Date of Award


Degree Type


Degree Name

Doctor of Philosophy (PhD)



Committee Chair

Brian C. Kelly

Committee Co-Chair

Michael Vuolo

Committee Member 1

Rachel L. Einwohner

Committee Member 2

Jack Spencer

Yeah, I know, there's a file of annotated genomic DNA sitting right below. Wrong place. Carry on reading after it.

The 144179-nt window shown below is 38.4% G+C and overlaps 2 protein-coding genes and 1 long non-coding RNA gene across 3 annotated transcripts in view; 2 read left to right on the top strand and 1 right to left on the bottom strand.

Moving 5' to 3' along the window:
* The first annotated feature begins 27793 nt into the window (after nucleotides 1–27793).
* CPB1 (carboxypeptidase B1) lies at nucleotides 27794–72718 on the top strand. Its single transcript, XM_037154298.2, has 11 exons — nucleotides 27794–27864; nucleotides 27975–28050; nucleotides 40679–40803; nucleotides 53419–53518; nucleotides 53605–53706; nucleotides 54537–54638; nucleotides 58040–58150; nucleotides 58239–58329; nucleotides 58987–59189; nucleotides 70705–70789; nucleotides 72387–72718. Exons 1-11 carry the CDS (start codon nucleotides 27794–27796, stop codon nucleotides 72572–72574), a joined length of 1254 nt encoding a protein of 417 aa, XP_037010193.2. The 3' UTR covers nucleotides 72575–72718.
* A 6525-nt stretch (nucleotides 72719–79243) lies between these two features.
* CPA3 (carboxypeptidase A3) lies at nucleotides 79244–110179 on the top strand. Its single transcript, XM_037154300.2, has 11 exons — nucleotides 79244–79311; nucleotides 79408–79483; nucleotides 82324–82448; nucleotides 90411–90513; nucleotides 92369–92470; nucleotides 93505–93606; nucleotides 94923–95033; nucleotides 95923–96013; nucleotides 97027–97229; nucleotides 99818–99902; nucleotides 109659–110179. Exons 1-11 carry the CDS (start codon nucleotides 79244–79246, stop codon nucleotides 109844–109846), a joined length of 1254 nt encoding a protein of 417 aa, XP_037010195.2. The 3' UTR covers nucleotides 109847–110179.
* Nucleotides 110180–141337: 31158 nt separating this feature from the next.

The theory of collective efficacy highlights the importance of community members’ shared expectations for social control and their trust and cohesion with one another for predicting neighborhood variation in crime and other social outcomes. Researchers have found that neighborhood collective efficacy is largely stable over time and predicts future variation in crime and other social outcomes, independently of neighborhood social composition. An expansive body of quantitative research has made a very compelling case for the durability of collective efficacy as an important neighborhood process, but a number of questions remain regarding the social mechanisms by which it operates. This dissertation undertakes an ethnographic exploration of the determinants, processes, and consequences of neighborhood collective efficacy in Beverly - a highly efficacious, stably diverse, middle-class Chicago neighborhood. The findings from this study have contributed to the development of a model of collective efficacy and neighborhood stability. This model serves as roadmap for understanding how context, culture, individual agency, organizational support, and neighborhood resources are interrelated and operate to impact efficacy and ultimately collective action, with implications for neighborhood stability. Specifically, I find that collective efficacy reflects the interplay of neighborhood sociocultural milieu, social capital and neighborhood resources, and residents’ willingness to act. This neighborhood process is best understood as situated in local contexts and histories. Collective efficacy facilitates successful neighborhood collective action and ultimately, the ability of residents to maintain, or improve, their neighborhood conditions.